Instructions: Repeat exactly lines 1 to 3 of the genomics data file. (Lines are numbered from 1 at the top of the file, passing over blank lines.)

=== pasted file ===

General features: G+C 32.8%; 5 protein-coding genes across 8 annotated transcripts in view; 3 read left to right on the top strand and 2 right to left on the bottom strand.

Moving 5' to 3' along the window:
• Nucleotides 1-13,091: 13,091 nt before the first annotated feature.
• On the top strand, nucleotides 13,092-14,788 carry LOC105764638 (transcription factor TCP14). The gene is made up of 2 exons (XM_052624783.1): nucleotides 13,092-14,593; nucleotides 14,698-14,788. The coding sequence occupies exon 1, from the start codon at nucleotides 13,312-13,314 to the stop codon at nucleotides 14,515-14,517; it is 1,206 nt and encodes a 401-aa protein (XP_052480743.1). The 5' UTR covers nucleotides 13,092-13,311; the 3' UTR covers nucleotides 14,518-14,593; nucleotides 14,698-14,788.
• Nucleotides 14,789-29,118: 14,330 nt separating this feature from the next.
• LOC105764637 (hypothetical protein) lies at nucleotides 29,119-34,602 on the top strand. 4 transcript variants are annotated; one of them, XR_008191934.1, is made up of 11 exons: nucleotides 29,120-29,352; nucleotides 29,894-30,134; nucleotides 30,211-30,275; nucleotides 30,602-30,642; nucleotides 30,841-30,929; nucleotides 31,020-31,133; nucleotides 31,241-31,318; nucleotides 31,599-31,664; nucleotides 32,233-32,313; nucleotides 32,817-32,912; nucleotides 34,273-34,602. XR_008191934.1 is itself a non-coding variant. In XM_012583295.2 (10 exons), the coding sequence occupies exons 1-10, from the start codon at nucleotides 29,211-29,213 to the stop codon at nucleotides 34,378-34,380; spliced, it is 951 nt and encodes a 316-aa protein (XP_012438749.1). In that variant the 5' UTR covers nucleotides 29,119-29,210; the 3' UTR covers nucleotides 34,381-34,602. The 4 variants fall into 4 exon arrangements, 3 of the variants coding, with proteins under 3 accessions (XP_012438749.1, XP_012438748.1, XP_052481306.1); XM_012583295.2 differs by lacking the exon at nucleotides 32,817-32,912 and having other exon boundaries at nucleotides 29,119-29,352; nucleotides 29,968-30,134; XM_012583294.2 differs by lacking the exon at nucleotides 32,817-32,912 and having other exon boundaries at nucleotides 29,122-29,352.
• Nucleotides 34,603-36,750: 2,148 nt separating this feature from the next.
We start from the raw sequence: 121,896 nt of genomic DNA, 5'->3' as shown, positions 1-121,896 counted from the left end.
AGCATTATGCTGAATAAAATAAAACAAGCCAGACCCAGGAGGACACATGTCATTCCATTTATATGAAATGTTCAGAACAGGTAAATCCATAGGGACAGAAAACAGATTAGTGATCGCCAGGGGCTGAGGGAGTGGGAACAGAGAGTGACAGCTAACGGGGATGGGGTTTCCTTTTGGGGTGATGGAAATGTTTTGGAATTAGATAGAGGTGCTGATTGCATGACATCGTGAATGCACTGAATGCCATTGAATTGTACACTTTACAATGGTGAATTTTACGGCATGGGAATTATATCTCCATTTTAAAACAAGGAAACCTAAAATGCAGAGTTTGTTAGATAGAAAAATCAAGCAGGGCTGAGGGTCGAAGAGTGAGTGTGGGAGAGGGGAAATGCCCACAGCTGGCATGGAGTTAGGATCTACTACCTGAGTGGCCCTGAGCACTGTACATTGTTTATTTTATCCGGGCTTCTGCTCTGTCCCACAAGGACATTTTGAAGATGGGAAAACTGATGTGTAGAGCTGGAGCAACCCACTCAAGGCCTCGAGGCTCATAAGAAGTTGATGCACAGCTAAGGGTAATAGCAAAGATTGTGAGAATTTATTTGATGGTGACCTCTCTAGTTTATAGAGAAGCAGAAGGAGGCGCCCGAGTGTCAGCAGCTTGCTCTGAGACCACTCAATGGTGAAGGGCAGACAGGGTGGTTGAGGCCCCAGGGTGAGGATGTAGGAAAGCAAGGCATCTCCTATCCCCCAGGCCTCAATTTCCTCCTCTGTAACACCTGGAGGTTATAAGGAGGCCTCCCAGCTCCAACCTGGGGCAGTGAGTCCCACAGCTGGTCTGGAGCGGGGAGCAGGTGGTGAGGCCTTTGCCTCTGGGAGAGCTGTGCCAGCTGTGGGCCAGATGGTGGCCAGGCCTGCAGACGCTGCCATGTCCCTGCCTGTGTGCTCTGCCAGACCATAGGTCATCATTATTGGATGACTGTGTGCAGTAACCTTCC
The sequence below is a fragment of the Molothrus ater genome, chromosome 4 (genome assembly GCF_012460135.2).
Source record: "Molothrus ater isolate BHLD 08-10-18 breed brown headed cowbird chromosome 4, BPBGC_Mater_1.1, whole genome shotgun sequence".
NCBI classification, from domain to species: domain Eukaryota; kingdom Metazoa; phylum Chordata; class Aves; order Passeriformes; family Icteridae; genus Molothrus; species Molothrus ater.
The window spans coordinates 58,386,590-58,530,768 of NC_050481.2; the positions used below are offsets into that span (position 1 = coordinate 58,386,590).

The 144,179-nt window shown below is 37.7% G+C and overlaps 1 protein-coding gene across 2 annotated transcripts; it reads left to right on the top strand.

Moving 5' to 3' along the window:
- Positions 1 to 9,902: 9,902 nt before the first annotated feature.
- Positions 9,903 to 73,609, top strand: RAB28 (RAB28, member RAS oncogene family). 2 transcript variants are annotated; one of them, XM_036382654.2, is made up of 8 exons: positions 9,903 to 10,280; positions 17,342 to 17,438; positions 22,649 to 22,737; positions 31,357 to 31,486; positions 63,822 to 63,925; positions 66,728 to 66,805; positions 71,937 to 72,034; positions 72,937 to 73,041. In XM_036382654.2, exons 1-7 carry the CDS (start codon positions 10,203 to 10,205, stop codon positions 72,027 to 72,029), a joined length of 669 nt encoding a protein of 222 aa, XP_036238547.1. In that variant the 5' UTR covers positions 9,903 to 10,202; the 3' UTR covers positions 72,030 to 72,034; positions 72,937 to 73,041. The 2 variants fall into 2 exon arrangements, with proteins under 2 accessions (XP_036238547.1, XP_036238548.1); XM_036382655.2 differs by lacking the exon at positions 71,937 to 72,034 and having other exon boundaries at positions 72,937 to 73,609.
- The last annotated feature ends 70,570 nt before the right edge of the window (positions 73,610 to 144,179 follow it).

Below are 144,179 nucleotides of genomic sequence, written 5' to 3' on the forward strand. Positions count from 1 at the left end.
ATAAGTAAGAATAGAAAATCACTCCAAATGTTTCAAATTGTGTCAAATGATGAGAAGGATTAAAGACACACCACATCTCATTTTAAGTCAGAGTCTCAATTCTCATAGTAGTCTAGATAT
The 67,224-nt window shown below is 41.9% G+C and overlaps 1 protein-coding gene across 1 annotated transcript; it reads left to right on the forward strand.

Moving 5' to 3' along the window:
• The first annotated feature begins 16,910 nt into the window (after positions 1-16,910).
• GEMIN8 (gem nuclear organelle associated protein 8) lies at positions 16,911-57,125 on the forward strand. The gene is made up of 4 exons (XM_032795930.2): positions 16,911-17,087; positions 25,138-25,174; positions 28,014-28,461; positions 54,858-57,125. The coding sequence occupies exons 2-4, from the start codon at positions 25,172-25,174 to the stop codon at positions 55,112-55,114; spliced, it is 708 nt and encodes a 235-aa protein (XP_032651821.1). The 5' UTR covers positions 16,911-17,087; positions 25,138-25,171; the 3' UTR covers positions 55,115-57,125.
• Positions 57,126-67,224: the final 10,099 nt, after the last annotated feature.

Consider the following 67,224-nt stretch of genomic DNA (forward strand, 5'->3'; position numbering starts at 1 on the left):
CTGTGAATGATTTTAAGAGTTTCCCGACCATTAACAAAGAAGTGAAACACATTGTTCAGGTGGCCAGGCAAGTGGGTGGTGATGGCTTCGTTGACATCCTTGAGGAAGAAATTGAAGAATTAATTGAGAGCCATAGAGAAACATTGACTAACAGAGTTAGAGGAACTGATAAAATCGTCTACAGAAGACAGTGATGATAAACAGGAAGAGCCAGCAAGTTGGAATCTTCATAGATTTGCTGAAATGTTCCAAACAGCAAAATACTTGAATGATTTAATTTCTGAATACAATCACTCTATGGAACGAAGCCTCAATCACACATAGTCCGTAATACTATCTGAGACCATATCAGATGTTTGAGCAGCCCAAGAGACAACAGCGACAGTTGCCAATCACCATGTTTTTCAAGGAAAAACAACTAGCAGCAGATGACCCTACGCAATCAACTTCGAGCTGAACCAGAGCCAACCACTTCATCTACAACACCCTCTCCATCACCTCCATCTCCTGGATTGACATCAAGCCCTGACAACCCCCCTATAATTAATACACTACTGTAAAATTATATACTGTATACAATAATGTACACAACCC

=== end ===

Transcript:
General features: G+C 32.8%; 5 protein-coding genes across 8 annotated transcripts in view; 3 read left to right on the top strand and 2 right to left on the bottom strand.

Moving 5' to 3' along the window:
• Nucleotides 1-13,091: 13,091 nt before the first annotated feature.